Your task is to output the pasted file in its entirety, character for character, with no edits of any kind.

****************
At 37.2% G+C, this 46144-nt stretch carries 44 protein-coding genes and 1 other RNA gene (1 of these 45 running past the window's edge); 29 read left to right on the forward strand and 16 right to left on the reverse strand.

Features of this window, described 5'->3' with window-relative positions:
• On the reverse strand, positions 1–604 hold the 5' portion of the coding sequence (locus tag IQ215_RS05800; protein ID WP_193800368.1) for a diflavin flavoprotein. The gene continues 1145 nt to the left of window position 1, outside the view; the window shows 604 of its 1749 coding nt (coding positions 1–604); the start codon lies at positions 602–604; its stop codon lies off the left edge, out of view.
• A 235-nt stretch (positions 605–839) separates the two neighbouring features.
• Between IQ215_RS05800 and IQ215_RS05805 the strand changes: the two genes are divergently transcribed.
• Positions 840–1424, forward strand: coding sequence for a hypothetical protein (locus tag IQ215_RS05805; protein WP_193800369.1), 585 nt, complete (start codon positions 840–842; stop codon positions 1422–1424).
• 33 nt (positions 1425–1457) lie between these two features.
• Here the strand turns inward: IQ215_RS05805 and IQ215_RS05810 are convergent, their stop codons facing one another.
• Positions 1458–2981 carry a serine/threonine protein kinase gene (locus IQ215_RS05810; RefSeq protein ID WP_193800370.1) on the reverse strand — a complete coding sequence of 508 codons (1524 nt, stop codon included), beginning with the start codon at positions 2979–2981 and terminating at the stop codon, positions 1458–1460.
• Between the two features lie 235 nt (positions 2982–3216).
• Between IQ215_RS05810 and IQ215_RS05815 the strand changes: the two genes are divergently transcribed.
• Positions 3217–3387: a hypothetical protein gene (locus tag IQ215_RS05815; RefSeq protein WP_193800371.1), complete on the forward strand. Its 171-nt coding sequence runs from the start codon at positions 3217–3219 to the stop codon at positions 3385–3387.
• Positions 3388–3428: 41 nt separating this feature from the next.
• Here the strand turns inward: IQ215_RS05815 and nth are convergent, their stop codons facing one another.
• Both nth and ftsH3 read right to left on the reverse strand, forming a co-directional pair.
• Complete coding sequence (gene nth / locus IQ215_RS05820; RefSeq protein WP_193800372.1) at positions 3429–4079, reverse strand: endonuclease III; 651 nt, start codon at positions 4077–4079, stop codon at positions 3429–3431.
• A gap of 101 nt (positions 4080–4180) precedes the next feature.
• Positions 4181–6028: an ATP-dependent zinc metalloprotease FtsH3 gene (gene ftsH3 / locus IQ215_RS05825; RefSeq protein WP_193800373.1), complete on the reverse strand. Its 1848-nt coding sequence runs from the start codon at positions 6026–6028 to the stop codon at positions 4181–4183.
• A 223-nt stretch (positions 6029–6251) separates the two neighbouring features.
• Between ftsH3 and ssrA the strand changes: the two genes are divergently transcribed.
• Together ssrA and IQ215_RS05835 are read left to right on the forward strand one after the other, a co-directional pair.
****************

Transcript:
At 37.2% G+C, this 46144-nt stretch carries 44 protein-coding genes and 1 other RNA gene (1 of these 45 running past the window's edge); 29 read left to right on the forward strand and 16 right to left on the reverse strand.

Features of this window, described 5'->3' with window-relative positions:
• On the reverse strand, positions 1–604 hold the 5' portion of the coding sequence (locus tag IQ215_RS05800; protein ID WP_193800368.1) for a diflavin flavoprotein. The gene continues 1145 nt to the left of window position 1, outside the view; the window shows 604 of its 1749 coding nt (coding positions 1–604); the start codon lies at positions 602–604; its stop codon lies off the left edge, out of view.
• A 235-nt stretch (positions 605–839) separates the two neighbouring features.
• Between IQ215_RS05800 and IQ215_RS05805 the strand changes: the two genes are divergently transcribed.
• Positions 840–1424, forward strand: coding sequence for a hypothetical protein (locus tag IQ215_RS05805; protein WP_193800369.1), 585 nt, complete (start codon positions 840–842; stop codon positions 1422–1424).
• 33 nt (positions 1425–1457) lie between these two features.
• Here the strand turns inward: IQ215_RS05805 and IQ215_RS05810 are convergent, their stop codons facing one another.
• Positions 1458–2981 carry a serine/threonine protein kinase gene (locus IQ215_RS05810; RefSeq protein ID WP_193800370.1) on the reverse strand — a complete coding sequence of 508 codons (1524 nt, stop codon included), beginning with the start codon at positions 2979–2981 and terminating at the stop codon, positions 1458–1460.
• Between the two features lie 235 nt (positions 2982–3216).
• Between IQ215_RS05810 and IQ215_RS05815 the strand changes: the two genes are divergently transcribed.
• Positions 3217–3387: a hypothetical protein gene (locus tag IQ215_RS05815; RefSeq protein WP_193800371.1), complete on the forward strand. Its 171-nt coding sequence runs from the start codon at positions 3217–3219 to the stop codon at positions 3385–3387.
• Positions 3388–3428: 41 nt separating this feature from the next.
• Here the strand turns inward: IQ215_RS05815 and nth are convergent, their stop codons facing one another.
• Both nth and ftsH3 read right to left on the reverse strand, forming a co-directional pair.
• Complete coding sequence (gene nth / locus IQ215_RS05820; RefSeq protein WP_193800372.1) at positions 3429–4079, reverse strand: endonuclease III; 651 nt, start codon at positions 4077–4079, stop codon at positions 3429–3431.
• A gap of 101 nt (positions 4080–4180) precedes the next feature.
• Positions 4181–6028: an ATP-dependent zinc metalloprotease FtsH3 gene (gene ftsH3 / locus IQ215_RS05825; RefSeq protein WP_193800373.1), complete on the reverse strand. Its 1848-nt coding sequence runs from the start codon at positions 6026–6028 to the stop codon at positions 4181–4183.
• A 223-nt stretch (positions 6029–6251) separates the two neighbouring features.
• Between ftsH3 and ssrA the strand changes: the two genes are divergently transcribed.
• Together ssrA and IQ215_RS05835 are read left to right on the forward strand one after the other, a co-directional pair.